Barack Obama Speaks In South Africa In one of his most high-profile appearances since leaving the White House, former President Barack Obama urged listeners to resist cynicism as he celebrated the legacy of Nelson Mandela.
NPR logo

'We've Been Through Darker Times': Barack Obama Speaks In South Africa

  • Download
  • <iframe src="https://www.npr.org/player/embed/629601956/629896565" width="100%" height="290" frameborder="0" scrolling="no" title="NPR embedded audio player">
  • Transcript
'We've Been Through Darker Times': Barack Obama Speaks In South Africa

'We've Been Through Darker Times': Barack Obama Speaks In South Africa

  • Download
  • <iframe src="https://www.npr.org/player/embed/629601956/629896565" width="100%" height="290" frameborder="0" scrolling="no" title="NPR embedded audio player">
  • Transcript

ARI SHAPIRO, HOST:

Former President Barack Obama gave a speech in South Africa today honoring the legacy of Nelson Mandela. It's one of Obama's most high-profile appearances since he left the White House 18 months ago. And it offered a kind of preview of what we might hear from the former president this fall when Obama is expected to campaign for his fellow Democrats running in the midterm elections. NPR's Scott Horsley reports.

(SOUNDBITE OF ARCHIVED RECORDING)

UNIDENTIFIED SINGERS: (Singing in foreign language).

SCOTT HORSLEY, BYLINE: Some 14,000 South Africans gathered in a Johannesburg cricket stadium on the eve of what would have been Mandela's 100th birthday. Obama, who calls Mandela the inspiration for his own political activism, recalled the day in 1990 when the anti-apartheid leader was released after 27 years in prison. The Berlin Wall had come down just three months earlier, and Obama said the world seemed full of hope for the spread of democracy, prosperity and freedom.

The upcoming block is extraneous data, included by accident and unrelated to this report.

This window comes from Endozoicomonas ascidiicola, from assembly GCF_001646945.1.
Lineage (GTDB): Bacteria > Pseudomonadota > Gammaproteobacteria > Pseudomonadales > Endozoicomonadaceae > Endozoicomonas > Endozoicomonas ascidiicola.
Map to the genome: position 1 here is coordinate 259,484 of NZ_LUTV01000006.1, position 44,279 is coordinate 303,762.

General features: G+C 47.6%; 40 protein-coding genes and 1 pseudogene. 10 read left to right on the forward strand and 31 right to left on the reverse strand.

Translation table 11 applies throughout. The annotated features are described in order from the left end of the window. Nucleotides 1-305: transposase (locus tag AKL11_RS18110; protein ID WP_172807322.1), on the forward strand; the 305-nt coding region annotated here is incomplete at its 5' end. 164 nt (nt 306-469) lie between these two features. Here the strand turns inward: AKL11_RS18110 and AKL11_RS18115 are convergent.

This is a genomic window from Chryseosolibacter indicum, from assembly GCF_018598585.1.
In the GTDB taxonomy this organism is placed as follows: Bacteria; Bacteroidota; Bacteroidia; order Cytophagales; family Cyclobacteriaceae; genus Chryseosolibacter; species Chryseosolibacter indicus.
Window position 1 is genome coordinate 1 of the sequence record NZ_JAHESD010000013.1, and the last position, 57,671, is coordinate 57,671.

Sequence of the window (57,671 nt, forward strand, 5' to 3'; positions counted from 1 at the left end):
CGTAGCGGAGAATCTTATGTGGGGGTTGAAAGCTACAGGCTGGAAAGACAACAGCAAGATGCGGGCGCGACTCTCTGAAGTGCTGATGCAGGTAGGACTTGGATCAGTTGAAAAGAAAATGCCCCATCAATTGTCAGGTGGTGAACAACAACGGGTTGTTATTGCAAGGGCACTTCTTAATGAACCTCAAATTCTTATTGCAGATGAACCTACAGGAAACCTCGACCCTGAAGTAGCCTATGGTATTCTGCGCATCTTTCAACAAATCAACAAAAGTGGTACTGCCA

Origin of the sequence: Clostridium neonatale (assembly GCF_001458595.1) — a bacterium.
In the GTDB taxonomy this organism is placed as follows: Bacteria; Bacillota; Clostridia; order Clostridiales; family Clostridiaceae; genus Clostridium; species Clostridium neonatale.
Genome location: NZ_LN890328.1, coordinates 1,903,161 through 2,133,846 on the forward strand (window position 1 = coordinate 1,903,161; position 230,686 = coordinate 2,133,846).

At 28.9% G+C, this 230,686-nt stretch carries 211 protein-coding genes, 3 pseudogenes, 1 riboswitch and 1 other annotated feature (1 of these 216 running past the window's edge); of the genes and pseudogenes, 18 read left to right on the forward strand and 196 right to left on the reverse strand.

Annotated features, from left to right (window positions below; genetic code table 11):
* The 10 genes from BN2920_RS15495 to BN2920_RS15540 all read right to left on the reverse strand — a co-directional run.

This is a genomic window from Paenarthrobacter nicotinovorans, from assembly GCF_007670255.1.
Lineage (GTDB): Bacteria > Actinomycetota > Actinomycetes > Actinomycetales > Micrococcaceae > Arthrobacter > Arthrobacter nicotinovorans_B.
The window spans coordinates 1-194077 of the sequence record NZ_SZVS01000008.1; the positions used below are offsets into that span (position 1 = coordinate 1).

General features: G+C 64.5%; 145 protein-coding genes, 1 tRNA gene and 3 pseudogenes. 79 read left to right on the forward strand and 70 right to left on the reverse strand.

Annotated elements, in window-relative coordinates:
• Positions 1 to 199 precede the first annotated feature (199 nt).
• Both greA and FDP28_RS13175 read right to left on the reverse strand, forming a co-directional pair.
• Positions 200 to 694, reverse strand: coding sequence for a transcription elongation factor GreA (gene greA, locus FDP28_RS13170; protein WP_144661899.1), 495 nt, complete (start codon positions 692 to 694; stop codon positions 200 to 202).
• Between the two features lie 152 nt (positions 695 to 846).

(SOUNDBITE OF ARCHIVED RECORDING)

BARACK OBAMA: And all that progress is real. It has been broad, and it has been deep, and it all happened in what by the standards of human history was nothing more than a blink of an eye.

HORSLEY: But Obama says globalization has also brought rising inequality and insecurity, ultimately triggering a political backlash that caught many observers by surprise.

(SOUNDBITE OF ARCHIVED RECORDING)

OBAMA: And just as people spoke about the triumph of democracy in the '90s, now you're hearing people talk about the end of democracy and the triumph of tribalism and the strong man.

HORSLEY: Obama urged his audience not to surrender to that kind of cynicism. He held up Mandela as an example of perseverance in the face of adversity.

(SOUNDBITE OF ARCHIVED RECORDING)

OBAMA: We've been through darker times. We've been in lower valleys.

HORSLEY: Obama has generally avoided the spotlight since leaving office last year, but he is expected to campaign for his fellow Democrats this fall. Progressives, he says, have a good story to tell, but they have to make their case to people who feel genuinely uneasy about the changes around them. And they can't talk only to themselves.

(SOUNDBITE OF ARCHIVED RECORDING)

OBAMA: Democracy demands that we're able also to get inside the reality of people who are different than us so we can understand their point of view. Maybe we can change their minds, but maybe they'll change ours.

HORSLEY: Obama did not mention President Trump by name, but he did criticize politicians who, in his words, just make stuff up. And while Trump told a British newspaper last week that mass immigration is changing the culture of Europe in a negative way, Obama argued for a more inclusive culture, one that's tolerant, dynamic and multiracial.

(SOUNDBITE OF ARCHIVED RECORDING)

OBAMA: And if you doubt that, just ask the French football team that just won the World Cup...

(CHEERING)

OBAMA: ...Because not all of those folks - not all of those folks look like Gauls to me...

(LAUGHTER)

OBAMA: ...But they're French.

HORSLEY: As he often did when he was president, Obama will host a town hall meeting in Johannesburg tomorrow for some 200 young African leaders. He quoted Mandela, who said young people are capable when aroused of bringing down the towers of oppression and raising the banners of freedom. Obama added, now's a good time to be aroused. Scott Horsley, NPR News, Washington.

Copyright © 2018 NPR. All rights reserved. Visit our website terms of use and permissions pages at www.npr.org for further information.

NPR transcripts are created on a rush deadline by Verb8tm, Inc., an NPR contractor, and produced using a proprietary transcription process developed with NPR. This text may not be in its final form and may be updated or revised in the future. Accuracy and availability may vary. The authoritative record of NPR’s programming is the audio record.